The brooch in the featured image is one of the earlier ones you will see about. It is a hollow silver horseshoe with the dates of the Boer War on the front and a Victorian crown at the top of the badge. It’s actually hallmarked 1904 on the back, but sweethearts can be a bit like that, and aren’t always as accurate as you would like.
The earliest sweethearts date from the 1890s but the first surge of popularity took place during the Boer War (1899 – 1902) then in the Great War things really took off. This is logical when you think there were millions of men in the army, and consequently millions of wives and girlfriends to buy the brooches for.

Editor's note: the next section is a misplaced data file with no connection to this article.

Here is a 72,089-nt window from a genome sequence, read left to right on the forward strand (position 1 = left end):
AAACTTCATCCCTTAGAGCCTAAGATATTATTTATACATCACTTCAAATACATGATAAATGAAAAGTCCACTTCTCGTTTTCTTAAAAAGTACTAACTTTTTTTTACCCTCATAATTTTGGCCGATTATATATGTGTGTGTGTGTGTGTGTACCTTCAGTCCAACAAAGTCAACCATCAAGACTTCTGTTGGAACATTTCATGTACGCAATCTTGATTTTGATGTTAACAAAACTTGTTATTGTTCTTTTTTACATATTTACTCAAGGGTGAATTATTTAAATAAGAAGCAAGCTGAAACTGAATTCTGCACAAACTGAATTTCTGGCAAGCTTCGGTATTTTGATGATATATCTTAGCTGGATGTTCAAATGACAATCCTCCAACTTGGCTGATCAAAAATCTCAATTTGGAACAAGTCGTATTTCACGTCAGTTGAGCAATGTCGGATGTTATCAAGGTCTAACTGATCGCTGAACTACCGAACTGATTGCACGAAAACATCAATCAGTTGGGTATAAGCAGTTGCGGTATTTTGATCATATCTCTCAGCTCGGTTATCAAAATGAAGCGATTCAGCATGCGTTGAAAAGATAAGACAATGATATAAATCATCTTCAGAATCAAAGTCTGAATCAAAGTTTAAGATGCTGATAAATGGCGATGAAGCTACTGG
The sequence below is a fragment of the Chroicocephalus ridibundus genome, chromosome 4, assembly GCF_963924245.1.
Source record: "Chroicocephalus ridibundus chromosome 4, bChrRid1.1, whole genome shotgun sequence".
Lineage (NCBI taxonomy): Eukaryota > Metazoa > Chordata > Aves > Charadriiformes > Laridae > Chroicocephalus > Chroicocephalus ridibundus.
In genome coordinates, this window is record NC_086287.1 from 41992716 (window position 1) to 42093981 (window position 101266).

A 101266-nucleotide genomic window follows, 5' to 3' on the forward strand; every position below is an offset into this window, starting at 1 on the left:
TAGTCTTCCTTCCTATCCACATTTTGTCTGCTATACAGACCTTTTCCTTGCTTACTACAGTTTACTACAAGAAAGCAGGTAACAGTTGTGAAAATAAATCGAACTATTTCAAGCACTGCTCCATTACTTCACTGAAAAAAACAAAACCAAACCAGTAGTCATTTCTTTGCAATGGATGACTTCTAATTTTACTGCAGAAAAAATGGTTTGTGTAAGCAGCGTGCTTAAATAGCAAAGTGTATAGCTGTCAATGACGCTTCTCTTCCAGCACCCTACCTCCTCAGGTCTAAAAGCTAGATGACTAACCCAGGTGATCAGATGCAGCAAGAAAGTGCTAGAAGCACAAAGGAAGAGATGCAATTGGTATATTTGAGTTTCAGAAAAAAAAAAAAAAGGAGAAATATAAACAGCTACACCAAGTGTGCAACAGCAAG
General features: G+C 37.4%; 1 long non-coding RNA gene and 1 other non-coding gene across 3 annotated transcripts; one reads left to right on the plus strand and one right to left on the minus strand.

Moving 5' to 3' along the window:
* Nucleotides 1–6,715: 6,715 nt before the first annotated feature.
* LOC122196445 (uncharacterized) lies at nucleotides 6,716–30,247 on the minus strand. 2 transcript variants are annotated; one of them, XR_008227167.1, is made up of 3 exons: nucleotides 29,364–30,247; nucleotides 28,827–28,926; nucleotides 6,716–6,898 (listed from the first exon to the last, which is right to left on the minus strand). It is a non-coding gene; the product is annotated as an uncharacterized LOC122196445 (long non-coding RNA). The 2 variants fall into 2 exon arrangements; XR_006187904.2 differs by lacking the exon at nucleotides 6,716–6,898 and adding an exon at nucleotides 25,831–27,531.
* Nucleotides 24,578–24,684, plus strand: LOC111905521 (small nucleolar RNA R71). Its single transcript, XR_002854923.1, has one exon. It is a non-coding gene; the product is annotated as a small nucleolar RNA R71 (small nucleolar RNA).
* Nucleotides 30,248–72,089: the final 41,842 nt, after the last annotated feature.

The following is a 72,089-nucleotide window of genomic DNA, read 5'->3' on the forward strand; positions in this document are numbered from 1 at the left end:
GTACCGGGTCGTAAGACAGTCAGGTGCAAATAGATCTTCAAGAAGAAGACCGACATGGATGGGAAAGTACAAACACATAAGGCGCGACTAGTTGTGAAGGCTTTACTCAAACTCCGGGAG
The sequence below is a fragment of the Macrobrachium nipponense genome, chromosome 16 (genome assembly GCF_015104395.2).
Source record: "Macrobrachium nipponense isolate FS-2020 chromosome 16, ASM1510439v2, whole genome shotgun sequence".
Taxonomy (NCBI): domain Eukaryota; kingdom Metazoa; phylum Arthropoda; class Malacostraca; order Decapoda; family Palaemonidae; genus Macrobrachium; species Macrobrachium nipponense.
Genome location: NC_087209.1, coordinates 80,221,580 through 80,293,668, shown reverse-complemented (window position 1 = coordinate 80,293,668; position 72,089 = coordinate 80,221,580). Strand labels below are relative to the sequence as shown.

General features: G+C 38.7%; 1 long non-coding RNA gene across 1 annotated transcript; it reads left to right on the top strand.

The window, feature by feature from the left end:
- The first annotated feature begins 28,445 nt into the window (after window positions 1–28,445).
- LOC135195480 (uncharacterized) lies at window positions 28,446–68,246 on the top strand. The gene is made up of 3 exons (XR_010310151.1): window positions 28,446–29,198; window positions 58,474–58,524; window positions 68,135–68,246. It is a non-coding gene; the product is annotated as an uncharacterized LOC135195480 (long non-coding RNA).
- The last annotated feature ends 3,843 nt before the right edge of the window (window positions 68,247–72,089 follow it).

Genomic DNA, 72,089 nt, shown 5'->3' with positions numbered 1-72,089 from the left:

At this time they also became cheaper and less well made. Brass and enamel sweethearts from this time are very common, as are the ones with plain mother of pearl surrounds.
Middlesex Regiment WW1
Sherwood Foresters sweetheart brooch
There were other styles, including ones mounted on rifles and swords (though you’ll have to settle for rifles at the moment as that’s all the photographs I have).
Royal Rifle Corps sweetheart brooch
Coldstream Guards sweetheart brooch on rifle
The next step up in terms of quality were the silver rimmed mother of pearl brooches, often stamped “Sterling Silver Rim” on the back. There were also silver badges and silver-rimmed tortoiseshell brooches. The silver ones are often stamped “Silver” or “Sterling” on the back, but the silver rimmed tortoiseshell brooches are usually hallmarked.
Machine Gun Corps – silver rim brooch
Royal Engineers tortoiseshell brooch